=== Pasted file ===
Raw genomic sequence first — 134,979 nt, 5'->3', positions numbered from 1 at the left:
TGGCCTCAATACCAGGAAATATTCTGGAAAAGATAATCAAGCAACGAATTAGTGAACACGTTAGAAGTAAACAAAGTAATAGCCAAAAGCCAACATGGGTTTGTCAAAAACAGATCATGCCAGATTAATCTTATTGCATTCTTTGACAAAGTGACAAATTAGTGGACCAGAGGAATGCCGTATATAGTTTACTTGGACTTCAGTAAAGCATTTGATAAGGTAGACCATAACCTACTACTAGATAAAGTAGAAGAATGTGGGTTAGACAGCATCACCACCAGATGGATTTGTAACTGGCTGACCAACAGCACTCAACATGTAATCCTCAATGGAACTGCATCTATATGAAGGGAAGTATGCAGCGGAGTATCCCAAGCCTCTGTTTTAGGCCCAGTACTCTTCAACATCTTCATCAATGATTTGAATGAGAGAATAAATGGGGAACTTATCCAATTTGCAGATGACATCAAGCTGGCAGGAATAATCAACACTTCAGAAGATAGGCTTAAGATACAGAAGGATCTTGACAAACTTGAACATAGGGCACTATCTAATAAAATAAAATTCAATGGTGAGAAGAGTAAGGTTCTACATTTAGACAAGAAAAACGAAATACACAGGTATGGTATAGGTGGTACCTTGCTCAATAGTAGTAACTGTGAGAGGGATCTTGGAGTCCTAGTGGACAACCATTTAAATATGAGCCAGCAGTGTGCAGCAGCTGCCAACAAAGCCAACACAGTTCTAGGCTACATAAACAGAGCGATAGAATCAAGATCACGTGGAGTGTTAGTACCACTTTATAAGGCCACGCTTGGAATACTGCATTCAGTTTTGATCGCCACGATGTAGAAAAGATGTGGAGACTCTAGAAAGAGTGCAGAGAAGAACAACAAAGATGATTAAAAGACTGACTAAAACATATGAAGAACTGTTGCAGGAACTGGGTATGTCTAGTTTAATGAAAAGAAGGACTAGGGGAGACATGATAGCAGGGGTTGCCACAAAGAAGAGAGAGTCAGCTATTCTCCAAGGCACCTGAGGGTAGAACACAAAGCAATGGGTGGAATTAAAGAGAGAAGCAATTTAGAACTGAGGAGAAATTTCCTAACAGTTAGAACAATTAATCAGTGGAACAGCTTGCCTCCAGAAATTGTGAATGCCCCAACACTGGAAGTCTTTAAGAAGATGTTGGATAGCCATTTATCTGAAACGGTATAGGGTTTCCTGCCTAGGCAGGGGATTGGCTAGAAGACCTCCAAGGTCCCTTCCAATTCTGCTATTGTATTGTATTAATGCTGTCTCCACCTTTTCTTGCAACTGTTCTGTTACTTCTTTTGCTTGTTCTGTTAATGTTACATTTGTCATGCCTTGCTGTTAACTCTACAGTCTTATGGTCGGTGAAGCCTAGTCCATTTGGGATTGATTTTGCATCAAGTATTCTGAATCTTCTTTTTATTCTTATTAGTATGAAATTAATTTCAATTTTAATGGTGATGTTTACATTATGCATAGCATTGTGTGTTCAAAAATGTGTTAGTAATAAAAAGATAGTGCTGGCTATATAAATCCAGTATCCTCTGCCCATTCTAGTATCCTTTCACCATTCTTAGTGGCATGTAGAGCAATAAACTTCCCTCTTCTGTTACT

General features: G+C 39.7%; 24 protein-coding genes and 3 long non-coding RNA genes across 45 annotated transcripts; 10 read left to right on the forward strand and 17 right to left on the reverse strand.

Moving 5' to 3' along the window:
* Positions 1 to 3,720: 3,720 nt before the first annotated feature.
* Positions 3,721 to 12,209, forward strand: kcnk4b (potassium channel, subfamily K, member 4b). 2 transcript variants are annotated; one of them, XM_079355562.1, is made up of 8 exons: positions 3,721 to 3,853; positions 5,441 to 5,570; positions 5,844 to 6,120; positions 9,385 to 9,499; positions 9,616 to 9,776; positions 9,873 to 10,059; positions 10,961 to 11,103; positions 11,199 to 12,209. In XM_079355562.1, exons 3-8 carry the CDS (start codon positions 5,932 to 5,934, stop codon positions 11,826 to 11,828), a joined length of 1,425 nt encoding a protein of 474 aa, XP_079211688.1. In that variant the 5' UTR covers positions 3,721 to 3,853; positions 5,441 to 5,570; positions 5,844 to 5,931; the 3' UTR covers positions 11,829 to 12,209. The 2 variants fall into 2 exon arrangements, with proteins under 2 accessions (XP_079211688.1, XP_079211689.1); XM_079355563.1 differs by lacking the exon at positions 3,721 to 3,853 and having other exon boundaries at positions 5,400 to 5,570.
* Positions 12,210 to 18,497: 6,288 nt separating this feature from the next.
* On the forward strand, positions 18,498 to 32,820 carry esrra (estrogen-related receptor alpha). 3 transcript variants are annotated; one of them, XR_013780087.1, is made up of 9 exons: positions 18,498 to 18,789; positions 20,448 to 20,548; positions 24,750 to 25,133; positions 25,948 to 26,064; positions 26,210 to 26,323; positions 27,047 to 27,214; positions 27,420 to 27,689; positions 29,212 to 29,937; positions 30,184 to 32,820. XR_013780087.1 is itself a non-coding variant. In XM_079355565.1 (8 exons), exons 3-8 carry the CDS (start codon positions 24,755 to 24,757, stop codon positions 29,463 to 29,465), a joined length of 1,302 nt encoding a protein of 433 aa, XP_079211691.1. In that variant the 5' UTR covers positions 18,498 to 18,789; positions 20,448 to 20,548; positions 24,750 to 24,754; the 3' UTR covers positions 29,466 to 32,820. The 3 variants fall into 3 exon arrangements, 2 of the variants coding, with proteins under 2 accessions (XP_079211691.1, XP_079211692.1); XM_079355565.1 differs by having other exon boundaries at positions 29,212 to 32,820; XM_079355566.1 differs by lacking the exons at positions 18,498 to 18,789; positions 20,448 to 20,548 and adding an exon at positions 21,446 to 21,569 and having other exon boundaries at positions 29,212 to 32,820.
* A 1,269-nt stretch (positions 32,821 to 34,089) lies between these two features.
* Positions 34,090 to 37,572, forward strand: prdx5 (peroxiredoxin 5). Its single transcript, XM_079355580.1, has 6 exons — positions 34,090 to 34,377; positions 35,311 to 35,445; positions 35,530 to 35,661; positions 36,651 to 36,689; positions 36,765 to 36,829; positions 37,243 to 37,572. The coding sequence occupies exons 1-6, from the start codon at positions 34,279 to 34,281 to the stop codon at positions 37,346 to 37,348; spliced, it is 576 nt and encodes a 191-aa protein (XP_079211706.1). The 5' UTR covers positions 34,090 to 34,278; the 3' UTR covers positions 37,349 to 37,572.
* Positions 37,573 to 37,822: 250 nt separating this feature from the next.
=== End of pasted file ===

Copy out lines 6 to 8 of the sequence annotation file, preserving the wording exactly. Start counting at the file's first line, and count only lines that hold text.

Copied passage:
* Positions 3,721 to 12,209, forward strand: kcnk4b (potassium channel, subfamily K, member 4b). 2 transcript variants are annotated; one of them, XM_079355562.1, is made up of 8 exons: positions 3,721 to 3,853; positions 5,441 to 5,570; positions 5,844 to 6,120; positions 9,385 to 9,499; positions 9,616 to 9,776; positions 9,873 to 10,059; positions 10,961 to 11,103; positions 11,199 to 12,209. In XM_079355562.1, exons 3-8 carry the CDS (start codon positions 5,932 to 5,934, stop codon positions 11,826 to 11,828), a joined length of 1,425 nt encoding a protein of 474 aa, XP_079211688.1. In that variant the 5' UTR covers positions 3,721 to 3,853; positions 5,441 to 5,570; positions 5,844 to 5,931; the 3' UTR covers positions 11,829 to 12,209. The 2 variants fall into 2 exon arrangements, with proteins under 2 accessions (XP_079211688.1, XP_079211689.1); XM_079355563.1 differs by lacking the exon at positions 3,721 to 3,853 and having other exon boundaries at positions 5,400 to 5,570.
* Positions 12,210 to 18,497: 6,288 nt separating this feature from the next.
* On the forward strand, positions 18,498 to 32,820 carry esrra (estrogen-related receptor alpha). 3 transcript variants are annotated; one of them, XR_013780087.1, is made up of 9 exons: positions 18,498 to 18,789; positions 20,448 to 20,548; positions 24,750 to 25,133; positions 25,948 to 26,064; positions 26,210 to 26,323; positions 27,047 to 27,214; positions 27,420 to 27,689; positions 29,212 to 29,937; positions 30,184 to 32,820. XR_013780087.1 is itself a non-coding variant. In XM_079355565.1 (8 exons), exons 3-8 carry the CDS (start codon positions 24,755 to 24,757, stop codon positions 29,463 to 29,465), a joined length of 1,302 nt encoding a protein of 433 aa, XP_079211691.1. In that variant the 5' UTR covers positions 18,498 to 18,789; positions 20,448 to 20,548; positions 24,750 to 24,754; the 3' UTR covers positions 29,466 to 32,820. The 3 variants fall into 3 exon arrangements, 2 of the variants coding, with proteins under 2 accessions (XP_079211691.1, XP_079211692.1); XM_079355565.1 differs by having other exon boundaries at positions 29,212 to 32,820; XM_079355566.1 differs by lacking the exons at positions 18,498 to 18,789; positions 20,448 to 20,548 and adding an exon at positions 21,446 to 21,569 and having other exon boundaries at positions 29,212 to 32,820.